The challenge that faces neuroscience in the coming decades is to obtain a coherent and unified view of the relationship between gene activity, neurons, neural circuit function, and behaviour. Multiple levels of analysis and investigation will be needed to reveal the structure and function of the brain or to explain vision, decision-making, motor control, memory, cognition and any other behaviour.
Gatsby’s pioneering investments in neuroscience began in the 1990s in the area of theoretical neuroscience with the establishment of the Gatsby Computational Neuroscience Unit at University College London (UCL).
In 2007 the Trustees decided to expand the investment in this exciting field, and embarked on an ambitious programme of funding experimental research projects in the area of neural circuits and behaviour via consortia around the world and building a major new research institute, the Sainsbury Wellcome Centre for Neural Circuits and Behaviour, at UCL. The Centre opened in 2016, and hosts a diverse group of scientists from different disciplines including computation, physics, chemistry and engineering, all working to progress our understanding of how behaviour is generated from the complex patterns and properties of neurons.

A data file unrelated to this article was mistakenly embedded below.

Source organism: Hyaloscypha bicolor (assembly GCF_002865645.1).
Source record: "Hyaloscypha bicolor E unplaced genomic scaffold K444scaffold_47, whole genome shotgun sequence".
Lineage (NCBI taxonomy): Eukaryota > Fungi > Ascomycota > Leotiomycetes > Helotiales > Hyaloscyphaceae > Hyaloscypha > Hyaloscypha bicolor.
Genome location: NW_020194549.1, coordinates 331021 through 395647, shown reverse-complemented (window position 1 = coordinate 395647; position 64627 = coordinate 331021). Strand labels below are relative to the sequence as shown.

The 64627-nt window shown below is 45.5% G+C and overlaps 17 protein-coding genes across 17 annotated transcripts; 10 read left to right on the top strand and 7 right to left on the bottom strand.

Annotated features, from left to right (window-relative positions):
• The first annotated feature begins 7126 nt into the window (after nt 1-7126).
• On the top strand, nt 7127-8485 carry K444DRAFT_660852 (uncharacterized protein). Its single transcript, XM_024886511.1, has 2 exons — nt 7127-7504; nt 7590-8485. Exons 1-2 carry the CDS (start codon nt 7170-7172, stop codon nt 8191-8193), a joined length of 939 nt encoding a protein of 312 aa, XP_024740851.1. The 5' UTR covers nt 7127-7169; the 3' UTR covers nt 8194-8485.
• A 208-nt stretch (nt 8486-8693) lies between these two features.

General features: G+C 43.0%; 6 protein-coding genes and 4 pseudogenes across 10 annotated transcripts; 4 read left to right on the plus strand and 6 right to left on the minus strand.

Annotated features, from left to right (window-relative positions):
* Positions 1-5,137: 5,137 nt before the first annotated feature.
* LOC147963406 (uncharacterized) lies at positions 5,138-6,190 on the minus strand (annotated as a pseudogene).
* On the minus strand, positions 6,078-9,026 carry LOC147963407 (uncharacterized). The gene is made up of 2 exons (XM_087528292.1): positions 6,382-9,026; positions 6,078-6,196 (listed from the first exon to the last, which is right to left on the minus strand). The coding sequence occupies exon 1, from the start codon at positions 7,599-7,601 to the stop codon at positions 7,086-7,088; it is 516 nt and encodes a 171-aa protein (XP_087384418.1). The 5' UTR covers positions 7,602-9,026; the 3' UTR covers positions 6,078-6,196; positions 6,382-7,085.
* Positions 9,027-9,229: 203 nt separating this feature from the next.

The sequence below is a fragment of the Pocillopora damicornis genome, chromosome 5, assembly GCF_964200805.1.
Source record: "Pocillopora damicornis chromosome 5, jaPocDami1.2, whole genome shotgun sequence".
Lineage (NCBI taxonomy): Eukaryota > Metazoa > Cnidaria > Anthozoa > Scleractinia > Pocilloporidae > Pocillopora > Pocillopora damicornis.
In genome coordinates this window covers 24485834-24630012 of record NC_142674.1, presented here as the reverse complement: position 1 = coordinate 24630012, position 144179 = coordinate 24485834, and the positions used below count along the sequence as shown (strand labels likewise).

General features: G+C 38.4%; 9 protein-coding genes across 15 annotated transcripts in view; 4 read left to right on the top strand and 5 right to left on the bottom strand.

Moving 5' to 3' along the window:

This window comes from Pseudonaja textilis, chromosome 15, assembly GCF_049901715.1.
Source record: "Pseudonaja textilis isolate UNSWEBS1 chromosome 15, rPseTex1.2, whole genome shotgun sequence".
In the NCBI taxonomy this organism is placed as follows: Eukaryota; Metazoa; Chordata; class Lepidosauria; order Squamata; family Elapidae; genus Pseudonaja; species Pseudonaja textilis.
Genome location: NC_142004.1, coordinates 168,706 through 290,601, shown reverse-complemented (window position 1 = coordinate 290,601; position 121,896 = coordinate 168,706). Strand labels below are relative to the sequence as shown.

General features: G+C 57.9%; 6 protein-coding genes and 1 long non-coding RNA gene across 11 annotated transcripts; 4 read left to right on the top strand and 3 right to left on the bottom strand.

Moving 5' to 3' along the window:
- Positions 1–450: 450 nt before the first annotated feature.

Our focus is on fundamental basic research, with a portfolio that spans genes to behaviour. Investing in basic science that is not driven by one single disorder or the quest for a ‘cure’ is essential to meeting the challenge of identifying, observing, manipulating and ultimately understanding the circuits that generate behaviour. The knowledge accumulated through these studies will underpin many of the future breakthroughs in neurological and psychiatric disorders.
In addition to funding research that will advance knowledge in experimental and theoretical neuroscience, we support a range of related activities that help develop the wider neuroscience sector. For example, we support conference series for sharing the latest data and networking, as well as advanced training workshops to disseminate the latest research methods as well as nurture the research leaders of the future.
We are assisted in our neuroscience programmes by Dr Sarah Caddick (CEO of Thalamic Ltd). Our funding is directed and proactive. We do not accept unsolicited applications; however we are always keen to establish strong links with other funders, programmes and centres that share our goals and complement our current investments.